Yoga Sūtras of Patañjali

As we have already seen, in studying Patañjali’s picture of the universe, Prakriti is the elemental, undifferentiated stuff of matter; the energy by which all phenomena are projected. As the meditative mind turns inward, it probes through the gross outer coverings of things to their subtle essences; and beyond these subtle essences, it comes to Prakriti itself. But Prakriti is

Patañjali describes the two kinds of knowledge: knowledge obtained through the meditation of the senses and the reason, and knowledge obtained by direct, superconscious experience. Ordinary knowledge comes to us by way of sense-perception, and the interpretation of these perceptions by our reason. Ordinary knowledge is therefore necessarily limited to "ordinary objects"; that is to say, those kinds of phenomena

It has already been explained that samadhi is achieved by raising one object, one great wave of concentration, in the mind, by which all other thought-waves, all samskaras or past impressions, are swallowed up. But now even this one wave has to be stilled. When it has subsided, we enter that highest samadhi of all, which is called Nirvikalpa in

The English word "austerity" has a forbidding sound. But so have its two possible alternatives, "mortification" and "discipline." Discipline, to most of us, suggests a drill sergeant; mortification, a horrible gangrene; austerity, a cabinet minister telling the public that it must eat less butter. The puritanism which has so deeply coloured our language interferes here, as so often, with our

Austerity, study, and the dedication of the fruits of one's work to God are, as we saw in the preceding aphorism, the three preliminary, steps toward that power of concentration which makes possible the state of perfect yoga. That is their positive value. But they have a negative value also which is equally important. They are the means of removing

Ignorance, by Patañjali’s definition, is false identification. It is a misunderstanding of one's real nature. If you say, "I am this body, which is named Patañjali,", you are regarding the non-Atman as the Atman. And this initial act of ignorance will lead, automatically and instantaneously, to millions of similar acts. By denying the Atman within us, we deny it everywhere.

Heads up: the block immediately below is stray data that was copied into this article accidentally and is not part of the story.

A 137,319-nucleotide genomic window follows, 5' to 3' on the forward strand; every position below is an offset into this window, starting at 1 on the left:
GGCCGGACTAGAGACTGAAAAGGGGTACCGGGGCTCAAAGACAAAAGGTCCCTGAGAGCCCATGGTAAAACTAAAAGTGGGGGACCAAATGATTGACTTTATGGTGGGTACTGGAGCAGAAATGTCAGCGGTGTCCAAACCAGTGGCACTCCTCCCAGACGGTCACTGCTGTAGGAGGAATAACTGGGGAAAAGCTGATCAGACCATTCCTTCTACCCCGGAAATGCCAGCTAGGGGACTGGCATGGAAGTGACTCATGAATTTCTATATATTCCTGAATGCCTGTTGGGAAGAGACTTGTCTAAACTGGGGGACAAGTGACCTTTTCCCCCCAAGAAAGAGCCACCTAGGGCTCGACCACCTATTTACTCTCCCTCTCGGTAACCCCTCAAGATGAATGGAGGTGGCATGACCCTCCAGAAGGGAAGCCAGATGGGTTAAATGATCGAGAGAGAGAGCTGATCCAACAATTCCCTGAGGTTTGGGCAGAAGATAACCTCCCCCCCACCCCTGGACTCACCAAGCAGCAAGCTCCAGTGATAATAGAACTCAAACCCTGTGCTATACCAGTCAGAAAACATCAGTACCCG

Prakriti has been defined (I, 17) as the effect or power of Brahman, the Reality. In other words, this illusion (in Sanskrit, maya) of an objective, spatiotemporal universe is projected by the Reality itself. Therefore, it follows that Prakriti and Brahman must be co-existent, and that Prakriti, like Brahman, had no beginning and will have no end. Prakriti will continue

When the obstacles in their fully developed form have been overcome, they will still exist vestigially, as tendencies (samskaras). These tendencies are only destroyed when the mind is resolved back into its cause, that is, into Prakriti, from which the mind was projected. This is, of course, the process of going into samadhi.The obstacles to enlightenment must first be overcome

"There is a story," writes Swami Vivekananda, "that the king of the gods, Indra, once became a pig, wallowing in mire; he had a she-pig, and a lot of baby pigs, and was very happy. Then some gods saw his plight, and came to him, and told him, 'You are king of the gods, you have all the gods under

It is you who are really afraid. It is you who shrink from experience. You talk so much about your pleasures, yet you know nothing about pleasure. You never try to understand its nature. The universe of sense-experience is a great book; and he who reads it through to the end with discrimination will know at length that there is